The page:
“The trial court's determination that the termination of parental rights is in the best interests of the juvenile is reviewed for abuse of discretion, meaning that the appellant must demonstrate that the court's ruling is manifestly unsupported by reason or so arbitrary that it could not have been the result of a reasoned decision.” In re C.I.M., 214 N.C. App. 342, 347, 715 S.E.2d 247, 251 (2011). In making its best interests determination, “the trial court shall consider the following criteria and make written findings regarding the following that are relevant”:
(1) The age of the juvenile.
(2) The likelihood of adoption of the juvenile.
(3) Whether the termination of parental rights will aid in the accomplishment of the permanent plan for the juvenile.
(4) The bond between the juvenile and the parent.
(5) The quality of the relationship between the juvenile and the proposed adoptive parent, guardian, custodian, or other permanent placement.
(6) Any relevant consideration.
N.C. Gen. Stat. § 7B-1110(a). Consideration of these statutory factors is mandatory and failure to comply with the statutory mandate is reversible error. In re E.M., 202 N.C. App. 761, 764, 692 S.E.2d 629, 631 (2010).
Here, the trial court considered and made written findings regarding all of the relevant statutory factors. It found that Sam and Yonna were two and nearly six years old respectively; that they are both doing well and making progress in a pre-adoptive home and have a high likelihood of adoption; that they have been in the care of DHS for over two years and need permanence; that termination will accomplish their permanent plan of adoption; that Yonna and Sam “have little bond with their parents” because “[t]here is no discernible difference in the bond between the juveniles and the parents and the bond between the juveniles and the CCDHS social worker or GAL”; and that “[t]here is a wonderful relationship between the juveniles and the proposed adoptive parents.” Because the trial court made specific findings on each of the statutory factors and those factors support the trial court's decision, that decision was not “so arbitrary that it could not have been the result of a reasoned decision” and thus was within the trial court's sound discretion. C.I.M., 214 N.C. App. at 347, 715 S.E.2d at 251.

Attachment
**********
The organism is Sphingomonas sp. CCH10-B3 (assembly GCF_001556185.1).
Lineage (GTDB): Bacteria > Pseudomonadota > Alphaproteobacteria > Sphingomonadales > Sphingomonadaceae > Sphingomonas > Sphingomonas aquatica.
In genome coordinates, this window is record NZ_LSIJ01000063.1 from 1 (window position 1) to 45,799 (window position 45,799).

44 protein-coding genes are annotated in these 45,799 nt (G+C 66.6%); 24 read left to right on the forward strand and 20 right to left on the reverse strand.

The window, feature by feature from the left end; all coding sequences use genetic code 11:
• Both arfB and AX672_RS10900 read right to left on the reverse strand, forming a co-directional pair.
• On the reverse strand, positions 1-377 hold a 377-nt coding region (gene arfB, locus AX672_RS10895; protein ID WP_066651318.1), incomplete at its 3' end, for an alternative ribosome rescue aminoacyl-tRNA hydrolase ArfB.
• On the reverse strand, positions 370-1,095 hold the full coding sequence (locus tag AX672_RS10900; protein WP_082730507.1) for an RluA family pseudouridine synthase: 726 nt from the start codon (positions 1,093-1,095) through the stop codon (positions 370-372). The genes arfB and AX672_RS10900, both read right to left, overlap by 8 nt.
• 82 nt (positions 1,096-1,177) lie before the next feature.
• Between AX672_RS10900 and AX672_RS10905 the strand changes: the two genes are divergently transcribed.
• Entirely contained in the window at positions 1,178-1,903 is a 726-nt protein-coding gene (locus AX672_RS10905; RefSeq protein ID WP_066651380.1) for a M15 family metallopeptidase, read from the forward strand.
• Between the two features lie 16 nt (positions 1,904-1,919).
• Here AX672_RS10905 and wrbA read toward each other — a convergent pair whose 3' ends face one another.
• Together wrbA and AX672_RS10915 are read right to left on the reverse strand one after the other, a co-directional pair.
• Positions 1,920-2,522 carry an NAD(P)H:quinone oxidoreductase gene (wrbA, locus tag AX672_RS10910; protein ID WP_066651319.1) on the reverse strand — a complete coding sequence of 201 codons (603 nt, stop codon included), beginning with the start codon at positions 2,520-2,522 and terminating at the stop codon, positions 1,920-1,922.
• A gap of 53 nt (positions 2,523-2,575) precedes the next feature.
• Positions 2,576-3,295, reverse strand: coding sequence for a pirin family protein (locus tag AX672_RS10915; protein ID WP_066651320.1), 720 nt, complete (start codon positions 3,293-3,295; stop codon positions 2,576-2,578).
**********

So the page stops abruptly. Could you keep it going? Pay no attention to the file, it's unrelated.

Mother contends that the trial court failed to consider her bond with Yonna and Sam, but the court's findings rebut this argument. The court found that there was “little bond” with Mother because the juveniles had no different response to Mother than to their social worker or the guardian ad litem.
Mother also argues that the trial court failed to consider the progress she had made on her case plan at the time of the termination hearing. But Mother's progress on her case plan is not a statutory ground that the trial court must consider in the best interests determination, and the court was within its discretion to determine that this progress was not a sufficiently relevant factor in its analysis. See N.C. Gen. Stat. § 7B-1111(a)(2); In re O.C., 171 N.C. App. 457, 464–65, 615 S.E.2d 391, 396 (2005).